The other events that have served to focus the mind are primarily of the windfall variety. The unexpected gift of the beginnings of a Spencer Smith 30mm ACW collection served to make me look closely at the ACW again - my 'on off' relationship with this period is well known - because here was a way I could tackle it in the way I wanted to. Left to my own devices it may very well have not gotten off the ground. I am now set fair to have a completed collection that will satisfy my gaming needs for the period in a style that is pleasing to me. This is currently around two thirds of the way there but is certainly usable as is. The naval side is in hand and even this has had something of a helping hand in the shape of a couple of old board games that will help with the process. I should point out that the ACW was a period I really wanted to tackle using Airfix figures when I was back on the Isle of Sheppey but the only Airfix stockists on the island never seemed to have any!
The acquisition of a large collection of Del Prado Napoleonics (all being well I will have these at the end of January) is in many ways the icing on a particular cake - the figures are from the 1815 campaign which is a particular favourite of mine - with the cake being fighting table top battles using figures using my preferred grid based rule sets. I should mention that this Napoleonic renaissance has also been aided by the realisation that I should really start using the substantial Command and Colours collection I have invested in (especially now I have the Epic expansion!) as well as the impact that Bob Cordery's Portable Napoleonic Wargame has had.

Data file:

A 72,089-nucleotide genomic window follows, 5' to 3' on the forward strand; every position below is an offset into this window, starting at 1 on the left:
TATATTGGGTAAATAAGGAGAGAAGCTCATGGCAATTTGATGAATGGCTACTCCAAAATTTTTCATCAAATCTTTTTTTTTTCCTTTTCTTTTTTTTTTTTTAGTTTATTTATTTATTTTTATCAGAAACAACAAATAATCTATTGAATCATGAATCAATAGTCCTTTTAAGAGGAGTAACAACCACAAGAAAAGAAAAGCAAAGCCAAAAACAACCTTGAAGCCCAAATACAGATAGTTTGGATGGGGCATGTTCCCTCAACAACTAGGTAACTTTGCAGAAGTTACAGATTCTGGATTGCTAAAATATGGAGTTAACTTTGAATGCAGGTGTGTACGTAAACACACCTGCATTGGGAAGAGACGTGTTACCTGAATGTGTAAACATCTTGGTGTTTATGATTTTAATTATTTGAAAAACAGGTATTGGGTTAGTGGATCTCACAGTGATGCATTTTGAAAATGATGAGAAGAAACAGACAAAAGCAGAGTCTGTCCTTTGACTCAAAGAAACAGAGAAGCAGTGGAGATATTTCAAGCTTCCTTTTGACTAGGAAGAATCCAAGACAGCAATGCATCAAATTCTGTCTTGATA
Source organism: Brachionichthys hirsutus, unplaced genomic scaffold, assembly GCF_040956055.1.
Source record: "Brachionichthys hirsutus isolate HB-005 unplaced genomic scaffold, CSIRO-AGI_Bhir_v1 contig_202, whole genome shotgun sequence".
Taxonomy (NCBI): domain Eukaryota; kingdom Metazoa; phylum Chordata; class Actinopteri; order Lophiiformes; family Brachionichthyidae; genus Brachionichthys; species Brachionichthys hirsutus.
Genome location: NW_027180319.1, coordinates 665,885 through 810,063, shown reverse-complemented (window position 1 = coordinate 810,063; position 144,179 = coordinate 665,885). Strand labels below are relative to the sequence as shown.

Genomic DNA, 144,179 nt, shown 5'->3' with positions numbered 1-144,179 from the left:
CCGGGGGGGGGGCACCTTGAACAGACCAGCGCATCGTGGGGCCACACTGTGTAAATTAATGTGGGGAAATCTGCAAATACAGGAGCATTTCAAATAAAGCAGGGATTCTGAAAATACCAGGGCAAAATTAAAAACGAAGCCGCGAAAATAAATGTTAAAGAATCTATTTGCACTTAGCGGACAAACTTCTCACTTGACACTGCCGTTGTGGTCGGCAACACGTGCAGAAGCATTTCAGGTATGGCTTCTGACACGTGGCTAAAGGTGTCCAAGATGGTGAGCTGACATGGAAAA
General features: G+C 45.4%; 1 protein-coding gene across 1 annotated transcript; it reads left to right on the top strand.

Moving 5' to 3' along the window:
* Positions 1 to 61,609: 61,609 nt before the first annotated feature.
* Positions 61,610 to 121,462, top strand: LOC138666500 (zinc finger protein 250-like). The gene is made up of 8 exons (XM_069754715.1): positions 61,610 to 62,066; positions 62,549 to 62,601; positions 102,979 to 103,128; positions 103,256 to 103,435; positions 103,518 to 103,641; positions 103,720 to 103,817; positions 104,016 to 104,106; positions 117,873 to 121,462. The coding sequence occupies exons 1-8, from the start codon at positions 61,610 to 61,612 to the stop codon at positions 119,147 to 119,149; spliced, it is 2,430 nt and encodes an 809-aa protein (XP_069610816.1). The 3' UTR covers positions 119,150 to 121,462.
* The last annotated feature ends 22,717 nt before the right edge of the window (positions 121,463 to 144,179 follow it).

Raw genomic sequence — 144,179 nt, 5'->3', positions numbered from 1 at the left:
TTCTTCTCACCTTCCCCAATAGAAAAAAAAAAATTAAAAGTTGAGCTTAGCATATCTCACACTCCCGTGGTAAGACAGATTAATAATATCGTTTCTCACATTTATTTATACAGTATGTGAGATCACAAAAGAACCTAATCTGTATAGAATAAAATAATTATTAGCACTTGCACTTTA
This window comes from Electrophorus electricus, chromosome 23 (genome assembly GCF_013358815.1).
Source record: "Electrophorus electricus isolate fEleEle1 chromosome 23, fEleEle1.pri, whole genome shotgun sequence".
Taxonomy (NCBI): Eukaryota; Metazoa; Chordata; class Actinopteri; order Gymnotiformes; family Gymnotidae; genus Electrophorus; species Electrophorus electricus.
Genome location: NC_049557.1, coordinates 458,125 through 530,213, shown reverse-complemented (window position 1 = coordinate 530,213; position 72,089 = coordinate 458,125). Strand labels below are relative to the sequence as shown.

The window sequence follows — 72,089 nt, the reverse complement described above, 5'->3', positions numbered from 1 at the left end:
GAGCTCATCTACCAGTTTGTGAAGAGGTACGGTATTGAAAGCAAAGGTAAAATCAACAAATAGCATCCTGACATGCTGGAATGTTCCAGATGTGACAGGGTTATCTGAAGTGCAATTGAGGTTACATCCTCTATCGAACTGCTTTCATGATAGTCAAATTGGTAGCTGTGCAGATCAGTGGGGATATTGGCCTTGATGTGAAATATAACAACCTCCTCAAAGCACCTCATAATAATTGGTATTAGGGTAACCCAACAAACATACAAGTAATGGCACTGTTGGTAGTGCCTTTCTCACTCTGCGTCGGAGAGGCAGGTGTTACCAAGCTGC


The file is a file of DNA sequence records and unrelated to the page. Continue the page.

What of WW2 then? Well, I own a goodly chunk of material for Memoir 44 which works well enough although I would not rely on it exclusively for my WW2 fix. Again, I will happily use models when I get to it as doing some basic kit bashing is very appealing. The important thing is that I have the raw material to tackle this as and when I need to.
WW1 and WW2 on the naval side are easy enough to organise as I have sufficient board game based material to use if needed and again I can drop models in as and when required.
Of the other things I have currently in a holding pattern there is little to say. I enjoy the 18th century - sorting Eric's collection reminded me of this - but the likelihood of me ever painting anything for it is remote. I have sufficient board game resources - Tricorne is excellent and when the Jacobite Rebellion set comes out next year I will be certainly be picking it up - to cover the AWI which is the period I always seem to gravitate to. That and pirates of all things - especially with the naval side (watch out Peter Pig, here I come!). Command and Colours Medieval will be an occasional treat as I am waiting on the Arab Conquests and the Crusades to feature - Plastic Soldier Company notwithstanding....
Finally there is the thorny subject of the Arab Revolt or rather, the campaigns across the Middle East. I want to game these but aside from using my block armies there is unlikely to be any figures involved for some time.
I have not included anything Sci Fi or Fantasy related in the list as I have always considered these to be side dishes or in other words pick up or put down as and when the mood takes.
In closing I make no secret of the fact that I use the blog as a sounding board and to help me think out loud. Taking all the above into consideration next year will see some focused gaming for a change but in the meantime there will inevitably be casualties. I plan to reorganise the man cave over the period of the Christmas holiday and there is much material that will be heading onward.
I have been in this situation numerous time over the years and have written about it ad nauseum but this time it feels rather more definitive than previously. If the circle is not complete it is at least heading that way.